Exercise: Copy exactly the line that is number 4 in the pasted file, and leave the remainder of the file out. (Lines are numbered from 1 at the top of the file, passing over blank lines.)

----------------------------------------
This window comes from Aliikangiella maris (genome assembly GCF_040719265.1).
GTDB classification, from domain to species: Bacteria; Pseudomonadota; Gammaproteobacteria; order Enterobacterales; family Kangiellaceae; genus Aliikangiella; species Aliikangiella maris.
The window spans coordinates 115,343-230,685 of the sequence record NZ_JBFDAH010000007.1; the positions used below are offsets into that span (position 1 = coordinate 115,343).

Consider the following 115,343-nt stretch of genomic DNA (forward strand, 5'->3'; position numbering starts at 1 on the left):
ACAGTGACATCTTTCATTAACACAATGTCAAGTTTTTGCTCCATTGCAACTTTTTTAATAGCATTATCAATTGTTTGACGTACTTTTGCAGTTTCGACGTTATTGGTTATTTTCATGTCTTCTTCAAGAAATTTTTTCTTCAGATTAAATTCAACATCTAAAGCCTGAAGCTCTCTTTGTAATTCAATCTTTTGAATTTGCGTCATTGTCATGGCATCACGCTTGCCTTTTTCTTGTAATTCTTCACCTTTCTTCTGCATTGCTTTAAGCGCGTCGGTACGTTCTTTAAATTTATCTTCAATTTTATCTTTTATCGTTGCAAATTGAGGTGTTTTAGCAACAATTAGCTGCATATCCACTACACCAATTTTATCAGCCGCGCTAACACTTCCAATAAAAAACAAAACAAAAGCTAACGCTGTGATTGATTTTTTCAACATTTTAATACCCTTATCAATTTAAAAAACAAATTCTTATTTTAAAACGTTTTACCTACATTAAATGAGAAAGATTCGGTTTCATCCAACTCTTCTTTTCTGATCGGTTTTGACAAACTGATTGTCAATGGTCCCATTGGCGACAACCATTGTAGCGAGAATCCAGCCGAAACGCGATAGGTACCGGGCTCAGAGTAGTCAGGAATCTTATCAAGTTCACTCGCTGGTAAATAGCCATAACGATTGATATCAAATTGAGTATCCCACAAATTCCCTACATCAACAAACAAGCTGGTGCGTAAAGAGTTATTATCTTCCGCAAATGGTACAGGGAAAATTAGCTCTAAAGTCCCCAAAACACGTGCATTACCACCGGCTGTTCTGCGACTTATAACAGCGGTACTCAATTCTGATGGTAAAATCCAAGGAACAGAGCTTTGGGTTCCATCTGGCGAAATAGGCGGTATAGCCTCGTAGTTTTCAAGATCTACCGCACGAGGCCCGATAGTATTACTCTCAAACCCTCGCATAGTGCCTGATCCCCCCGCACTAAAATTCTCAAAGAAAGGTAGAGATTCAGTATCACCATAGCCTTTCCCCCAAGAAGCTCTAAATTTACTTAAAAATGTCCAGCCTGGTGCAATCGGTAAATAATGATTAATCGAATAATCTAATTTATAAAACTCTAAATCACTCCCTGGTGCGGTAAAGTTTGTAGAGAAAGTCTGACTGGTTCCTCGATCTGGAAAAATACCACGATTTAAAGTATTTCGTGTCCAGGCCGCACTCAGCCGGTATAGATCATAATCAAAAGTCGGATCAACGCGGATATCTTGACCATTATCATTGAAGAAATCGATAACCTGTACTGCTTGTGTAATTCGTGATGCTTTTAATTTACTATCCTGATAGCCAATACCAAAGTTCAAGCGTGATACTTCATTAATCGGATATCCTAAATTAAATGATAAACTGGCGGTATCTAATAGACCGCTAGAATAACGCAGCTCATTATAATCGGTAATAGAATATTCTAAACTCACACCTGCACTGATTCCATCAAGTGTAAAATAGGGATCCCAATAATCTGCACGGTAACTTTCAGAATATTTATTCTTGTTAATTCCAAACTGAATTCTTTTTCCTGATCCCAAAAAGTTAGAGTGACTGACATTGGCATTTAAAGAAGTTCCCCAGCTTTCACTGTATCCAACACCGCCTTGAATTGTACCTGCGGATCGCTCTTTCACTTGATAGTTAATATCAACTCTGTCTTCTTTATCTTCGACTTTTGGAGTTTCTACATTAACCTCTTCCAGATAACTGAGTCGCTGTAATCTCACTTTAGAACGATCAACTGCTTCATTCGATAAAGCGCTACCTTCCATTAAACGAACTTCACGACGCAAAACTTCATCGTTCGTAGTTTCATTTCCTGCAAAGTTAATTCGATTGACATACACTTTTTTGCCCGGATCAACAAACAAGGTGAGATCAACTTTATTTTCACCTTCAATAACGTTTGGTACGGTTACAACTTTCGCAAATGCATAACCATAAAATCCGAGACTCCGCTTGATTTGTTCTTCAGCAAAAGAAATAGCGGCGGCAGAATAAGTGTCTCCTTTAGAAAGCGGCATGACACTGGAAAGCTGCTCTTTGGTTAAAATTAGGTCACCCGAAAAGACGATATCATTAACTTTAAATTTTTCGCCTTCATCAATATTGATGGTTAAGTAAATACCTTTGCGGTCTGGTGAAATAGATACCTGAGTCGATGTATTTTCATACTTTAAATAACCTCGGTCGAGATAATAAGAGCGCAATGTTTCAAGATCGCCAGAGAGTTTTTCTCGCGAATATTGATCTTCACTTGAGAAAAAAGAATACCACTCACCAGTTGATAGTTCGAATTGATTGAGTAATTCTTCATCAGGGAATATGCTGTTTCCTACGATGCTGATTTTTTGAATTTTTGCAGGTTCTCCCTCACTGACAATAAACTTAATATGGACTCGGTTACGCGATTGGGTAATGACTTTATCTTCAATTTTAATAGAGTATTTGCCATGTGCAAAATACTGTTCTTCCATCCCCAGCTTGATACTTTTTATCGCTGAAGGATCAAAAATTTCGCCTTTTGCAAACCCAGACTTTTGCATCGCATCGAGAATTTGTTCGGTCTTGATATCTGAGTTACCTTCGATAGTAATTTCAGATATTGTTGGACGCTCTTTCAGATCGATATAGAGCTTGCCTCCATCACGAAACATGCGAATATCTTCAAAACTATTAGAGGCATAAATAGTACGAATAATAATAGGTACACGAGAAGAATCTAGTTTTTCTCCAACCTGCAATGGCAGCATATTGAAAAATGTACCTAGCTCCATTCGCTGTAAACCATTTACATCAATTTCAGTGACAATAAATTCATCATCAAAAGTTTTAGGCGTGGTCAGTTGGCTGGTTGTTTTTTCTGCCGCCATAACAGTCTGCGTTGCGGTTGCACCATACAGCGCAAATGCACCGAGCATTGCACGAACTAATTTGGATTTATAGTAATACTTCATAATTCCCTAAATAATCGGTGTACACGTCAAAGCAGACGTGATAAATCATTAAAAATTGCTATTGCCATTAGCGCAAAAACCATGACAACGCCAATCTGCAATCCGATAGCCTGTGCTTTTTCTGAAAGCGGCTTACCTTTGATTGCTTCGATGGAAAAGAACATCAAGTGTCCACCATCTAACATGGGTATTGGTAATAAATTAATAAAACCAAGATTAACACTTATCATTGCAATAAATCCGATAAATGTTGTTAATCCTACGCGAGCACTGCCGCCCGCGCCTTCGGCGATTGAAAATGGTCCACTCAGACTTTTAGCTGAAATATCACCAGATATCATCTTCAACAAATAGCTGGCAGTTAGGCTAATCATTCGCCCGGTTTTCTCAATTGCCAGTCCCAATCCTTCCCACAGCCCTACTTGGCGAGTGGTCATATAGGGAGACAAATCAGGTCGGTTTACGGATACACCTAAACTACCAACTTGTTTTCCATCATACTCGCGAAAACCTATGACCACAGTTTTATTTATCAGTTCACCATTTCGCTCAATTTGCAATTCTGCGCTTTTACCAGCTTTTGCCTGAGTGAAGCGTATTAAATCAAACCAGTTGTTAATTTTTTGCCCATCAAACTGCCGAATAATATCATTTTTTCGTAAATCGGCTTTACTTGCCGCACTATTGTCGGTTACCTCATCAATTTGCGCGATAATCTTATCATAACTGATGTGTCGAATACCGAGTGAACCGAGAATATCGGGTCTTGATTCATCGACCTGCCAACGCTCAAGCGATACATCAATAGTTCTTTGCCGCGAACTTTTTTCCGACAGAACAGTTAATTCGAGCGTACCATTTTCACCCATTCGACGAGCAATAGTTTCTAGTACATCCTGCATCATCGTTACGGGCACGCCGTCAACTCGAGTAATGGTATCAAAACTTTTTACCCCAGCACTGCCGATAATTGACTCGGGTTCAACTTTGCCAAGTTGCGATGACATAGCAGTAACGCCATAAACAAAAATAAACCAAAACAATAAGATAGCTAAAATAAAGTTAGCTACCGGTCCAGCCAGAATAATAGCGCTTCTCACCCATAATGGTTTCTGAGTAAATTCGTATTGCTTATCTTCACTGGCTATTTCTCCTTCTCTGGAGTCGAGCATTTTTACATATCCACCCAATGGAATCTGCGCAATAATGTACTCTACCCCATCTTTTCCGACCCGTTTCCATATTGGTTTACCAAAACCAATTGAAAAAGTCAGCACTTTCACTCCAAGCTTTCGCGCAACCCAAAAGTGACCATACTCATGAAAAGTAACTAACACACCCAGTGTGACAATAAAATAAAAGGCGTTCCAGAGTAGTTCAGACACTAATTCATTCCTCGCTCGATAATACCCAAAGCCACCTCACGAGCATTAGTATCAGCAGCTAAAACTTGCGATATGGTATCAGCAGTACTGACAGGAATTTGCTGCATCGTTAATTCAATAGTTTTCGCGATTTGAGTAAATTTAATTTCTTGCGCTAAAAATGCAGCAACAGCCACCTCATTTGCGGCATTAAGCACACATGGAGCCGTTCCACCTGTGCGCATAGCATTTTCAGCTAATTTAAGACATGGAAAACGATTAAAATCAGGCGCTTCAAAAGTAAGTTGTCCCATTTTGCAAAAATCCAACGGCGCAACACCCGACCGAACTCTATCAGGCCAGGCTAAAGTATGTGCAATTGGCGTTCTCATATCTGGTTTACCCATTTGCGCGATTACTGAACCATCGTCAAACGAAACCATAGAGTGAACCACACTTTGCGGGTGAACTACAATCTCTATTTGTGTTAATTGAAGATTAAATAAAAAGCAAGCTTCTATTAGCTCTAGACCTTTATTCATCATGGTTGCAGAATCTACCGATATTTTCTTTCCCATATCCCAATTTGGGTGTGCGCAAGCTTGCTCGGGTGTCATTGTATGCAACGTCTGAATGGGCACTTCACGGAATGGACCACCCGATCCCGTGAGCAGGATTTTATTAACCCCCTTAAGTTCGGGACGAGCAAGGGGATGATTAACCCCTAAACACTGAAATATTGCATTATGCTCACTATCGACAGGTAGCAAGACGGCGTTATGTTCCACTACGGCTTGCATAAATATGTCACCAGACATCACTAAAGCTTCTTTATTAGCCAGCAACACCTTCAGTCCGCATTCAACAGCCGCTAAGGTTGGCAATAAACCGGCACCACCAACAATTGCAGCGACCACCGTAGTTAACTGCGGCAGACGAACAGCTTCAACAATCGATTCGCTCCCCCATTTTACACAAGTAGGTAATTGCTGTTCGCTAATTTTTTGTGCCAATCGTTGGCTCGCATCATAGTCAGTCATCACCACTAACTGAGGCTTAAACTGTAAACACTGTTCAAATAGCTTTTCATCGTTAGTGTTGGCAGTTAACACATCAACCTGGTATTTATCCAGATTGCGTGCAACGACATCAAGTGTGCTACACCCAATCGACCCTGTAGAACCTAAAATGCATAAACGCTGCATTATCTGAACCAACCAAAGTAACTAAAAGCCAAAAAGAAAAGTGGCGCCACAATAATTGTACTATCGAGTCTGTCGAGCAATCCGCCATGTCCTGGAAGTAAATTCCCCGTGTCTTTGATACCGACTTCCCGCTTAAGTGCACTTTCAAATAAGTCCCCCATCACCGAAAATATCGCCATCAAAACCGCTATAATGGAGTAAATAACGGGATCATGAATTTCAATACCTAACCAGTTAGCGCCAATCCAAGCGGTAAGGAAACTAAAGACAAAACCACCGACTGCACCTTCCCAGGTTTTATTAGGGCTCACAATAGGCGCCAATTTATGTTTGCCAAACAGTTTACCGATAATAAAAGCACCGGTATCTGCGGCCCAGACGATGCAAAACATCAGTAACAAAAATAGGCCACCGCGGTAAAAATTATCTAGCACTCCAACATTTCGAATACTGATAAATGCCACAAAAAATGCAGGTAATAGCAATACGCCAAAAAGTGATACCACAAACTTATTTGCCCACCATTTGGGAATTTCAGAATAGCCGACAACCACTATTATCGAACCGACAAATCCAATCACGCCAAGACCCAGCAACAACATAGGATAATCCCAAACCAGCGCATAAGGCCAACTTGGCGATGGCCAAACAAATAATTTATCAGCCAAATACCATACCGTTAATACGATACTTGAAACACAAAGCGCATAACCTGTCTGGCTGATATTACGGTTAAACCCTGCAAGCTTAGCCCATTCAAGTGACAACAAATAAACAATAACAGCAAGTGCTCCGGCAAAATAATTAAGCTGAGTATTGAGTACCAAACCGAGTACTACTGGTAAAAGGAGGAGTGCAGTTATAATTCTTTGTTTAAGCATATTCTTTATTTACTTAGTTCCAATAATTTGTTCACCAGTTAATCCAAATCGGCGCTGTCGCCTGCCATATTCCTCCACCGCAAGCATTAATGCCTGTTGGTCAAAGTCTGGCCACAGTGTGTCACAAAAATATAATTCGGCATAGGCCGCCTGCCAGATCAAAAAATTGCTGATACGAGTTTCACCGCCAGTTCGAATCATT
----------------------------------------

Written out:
Consider the following 115,343-nt stretch of genomic DNA (forward strand, 5'->3'; position numbering starts at 1 on the left):